My commitment to my family is what drives me and what I place as the highest priority in my life. As a kid, I grew up living with one parent, and a strong, healthy family is what I wanted more than anything. But my marriage was driving deep depression and anxiety and impacting my professional work. It was a weight that grew slowly over time as I hid these challenges from family, friends, and work colleagues. At a crossroads, both paths looked hard and full of darkness.
Given that values rarely change, I knew what staying the course had in store for me. Starting a new life after 20+ years was full of challenges, but it would restore my spirit to living values without compromises. The value-based decision also catalyzed growth and happiness for my whole family, and we are all in a better spot.
It’s not easy to share this personal story, but it’s evidence that operating at your true potential requires practicing behaviors that reinforce your beliefs. Living your values fuels our mojo, our zone of genius, and our courage to walk down the more complicated and darker paths with curiosity.
Leverage the recommended actions and external resources below to embrace living your values. It can be as easy as reviewing a list or stack of value cards as I did in 2007.
1 – Name your values.
Your values transcend your work and personal life – there is only one list.
Explore a list of values to open up your mind. [use the Living Into Our Values worksheet and podcast as a guide]
Identify those values that are non-negotiables that you hold most dearly in your life.
Reduce the list to two values that resonate deep inside you.
2 – Translate values from ideas to behaviors.
A list of values without understanding how they are demonstrated is useless.
For each value, write down 3-5 specific, observable behaviors – the actions we profess to demonstrate that bring credibility as a practitioner.
Sense and acknowledge what it feels like when you are living your values.
3 – Stay strong and stand by your values.
Identify a few people who know your values and will be there to share empathy for staying true to these during the hard times.
Write down your actions to demonstrate self-compassion while living your values.
Consider a recent time you were living into your values – what were you doing? What did it feel like?
Embrace with confidence that your values will navigate you through the darkness to a place that brings out the best in you.
Resist the temptation to bend your values - it will return to haunt you.
Make your values visible - a printout that serves as a reminder of what you signed up for.
4 – Acknowledge your current behaviors that do not align with your values.
Look in the mirror and realize you don’t consistently deliver on your promise to honor your values.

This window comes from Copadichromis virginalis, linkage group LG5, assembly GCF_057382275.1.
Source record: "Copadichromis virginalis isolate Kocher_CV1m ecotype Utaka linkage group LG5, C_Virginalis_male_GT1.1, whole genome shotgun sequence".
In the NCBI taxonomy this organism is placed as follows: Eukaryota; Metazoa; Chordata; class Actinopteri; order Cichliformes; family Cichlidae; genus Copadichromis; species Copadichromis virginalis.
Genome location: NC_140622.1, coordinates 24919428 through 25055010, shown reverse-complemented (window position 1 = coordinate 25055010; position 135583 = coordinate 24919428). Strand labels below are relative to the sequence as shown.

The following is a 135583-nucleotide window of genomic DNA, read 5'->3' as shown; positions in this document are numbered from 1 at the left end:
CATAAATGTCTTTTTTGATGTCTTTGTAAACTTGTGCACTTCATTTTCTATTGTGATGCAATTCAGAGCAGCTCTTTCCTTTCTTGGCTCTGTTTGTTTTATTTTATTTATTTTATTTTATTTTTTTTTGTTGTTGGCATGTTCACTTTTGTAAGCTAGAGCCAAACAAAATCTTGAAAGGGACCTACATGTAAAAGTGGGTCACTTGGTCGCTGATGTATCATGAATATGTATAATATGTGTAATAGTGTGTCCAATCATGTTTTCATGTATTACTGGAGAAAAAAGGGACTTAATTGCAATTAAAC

Write down a list of specific examples and behaviors where you infringed on your values.
When living outside our values, write down the early warning signs – the “slippery behaviors” (as described by Brene’ Brown).
Write down what you will change – a habit, the people you spend time with, etc. – to mitigate or eliminate its re-occurrence.
5 – Engage with people and environments that reinforce your values.
Know who to take on the journey as your partner - confirm your values align.
Join organizations that demonstrate a culture and values that align with yours.
Leave organizations when leaders and the culture differ from their stated values.
Experiment With This
Add personal values to your resume – this will convey to others who you are, what guides your decisions, and how you show up.
Print out a document of your values and demonstrated behaviors that you can read daily. What will you do today as a small contribution to your value bank account?
Share your values with work colleagues to open up a dialogue on why these are important and how you can best work together, and inspire them to do the same.
Before joining an organization, ask the leadership for their firm’s values and expected behaviors. You want to align your and the organization's values for mutual success.
Dare to Lead: Brave Work. Tough Conversations. Whole Hearts. by Brene’ Brown
Dare to Lead List of Values – Dare to Lead Hub by Brene’ Brown
Living Into Our Values Worksheet by Brene Brown
Living Into Our Values podcast with Brene’ Brown & Barrett Guillen
Dare to Lead List of Behaviors – Dare to Lead Hub by Brene’ Brown
Dare to Lead Operationalizing Values Example
James Clear – Core Values List
Let Your Values Drive Your Choices by James Clear
Values vs. Beliefs by Tony Robbins
True North: Leading Authentically in Today’s Workplace, Emerging Leader by Bill George and Zach Clayton (Chapter 5 – Live Your Values)